Relationship to continuum mechanics
Fluid mechanics is a subdiscipline of continuum mechanics, as illustrated in the following table.
The study of the physics of continuous materials
The study of the physics of continuous materials with a defined rest shape.
Describes materials that return to their rest shape after applied stresses are removed.
Describes materials that permanently deform after a sufficient applied stress.
The study of materials with both solid and fluid characteristics.
The study of the physics of continuous materials which deform when subjected to a force.
|Non-Newtonian fluids do not undergo strain rates proportional to the applied shear stress.|
|Newtonian fluids undergo strain rates proportional to the applied shear stress.|
In a mechanical view, a fluid is a substance that does not support shear stress; that is why a fluid at rest has the shape of its containing vessel. A fluid at rest has no shear stress.
The assumptions inherent to a fluid mechanical treatment of a physical system can be expressed in terms of mathematical equations. Fundamentally, every fluid mechanical system is assumed to obey:
For example, the assumption that mass is conserved means that for any fixed control volume (for example, a spherical volume) – enclosed by a control surface – the rate of change of the mass contained in that volume is equal to the rate at which mass is passing through the surface from outside to inside, minus the rate at which mass is passing from inside to outside. This can be expressed as an equation in integral form over the control volume.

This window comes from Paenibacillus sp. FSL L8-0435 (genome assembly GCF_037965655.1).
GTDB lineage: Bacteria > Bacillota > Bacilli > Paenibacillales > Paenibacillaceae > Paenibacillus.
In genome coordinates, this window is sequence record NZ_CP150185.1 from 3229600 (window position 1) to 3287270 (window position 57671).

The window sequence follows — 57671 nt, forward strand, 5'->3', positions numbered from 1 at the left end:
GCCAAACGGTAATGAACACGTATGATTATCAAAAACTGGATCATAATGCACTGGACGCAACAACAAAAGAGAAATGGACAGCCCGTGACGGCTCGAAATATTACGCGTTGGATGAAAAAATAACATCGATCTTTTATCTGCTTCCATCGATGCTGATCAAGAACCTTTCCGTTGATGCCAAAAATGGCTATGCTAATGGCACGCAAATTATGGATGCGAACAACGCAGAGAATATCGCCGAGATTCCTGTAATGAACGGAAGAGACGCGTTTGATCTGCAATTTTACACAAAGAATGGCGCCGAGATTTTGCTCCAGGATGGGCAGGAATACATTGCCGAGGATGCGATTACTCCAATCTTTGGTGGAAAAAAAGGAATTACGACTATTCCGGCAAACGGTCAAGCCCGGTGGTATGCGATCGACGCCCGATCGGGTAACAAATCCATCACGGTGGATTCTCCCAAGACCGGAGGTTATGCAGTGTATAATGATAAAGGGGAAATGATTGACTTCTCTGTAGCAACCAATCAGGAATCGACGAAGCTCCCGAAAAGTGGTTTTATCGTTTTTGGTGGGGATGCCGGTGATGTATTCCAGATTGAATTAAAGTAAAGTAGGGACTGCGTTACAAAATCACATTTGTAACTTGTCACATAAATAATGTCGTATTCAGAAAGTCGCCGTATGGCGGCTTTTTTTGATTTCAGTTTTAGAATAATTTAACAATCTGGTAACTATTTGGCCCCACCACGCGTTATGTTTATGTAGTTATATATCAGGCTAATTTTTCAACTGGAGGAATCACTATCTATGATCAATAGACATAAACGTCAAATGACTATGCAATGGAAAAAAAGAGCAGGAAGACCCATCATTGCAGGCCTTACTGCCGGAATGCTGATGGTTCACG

The continuum assumption is an idealization of continuum mechanics under which fluids can be treated as continuous, even though, on a microscopic scale, they are composed of molecules. Under the continuum assumption, macroscopic (observed/measurable) properties such as density, pressure, temperature, and bulk velocity are taken to be well-defined at "infinitesimal" volume elements -- small in comparison to the characteristic length scale of the system, but large in comparison to molecular length scale. Fluid properties can vary continuously from one volume element to another and are average values of the molecular properties. The continuum hypothesis can lead to inaccurate results in applications like supersonic speed flows, or molecular flows on nano scale. Those problems for which the continuum hypothesis fails, can be solved using statistical mechanics. To determine whether or not the continuum hypothesis applies, the Knudsen number, defined as the ratio of the molecular mean free path to the characteristic length scale, is evaluated. Problems with Knudsen numbers below 0.1 can be evaluated using continuum hypothesis, but molecular approach (statistical mechanics) can be applied for all ranges of Knudsen numbers.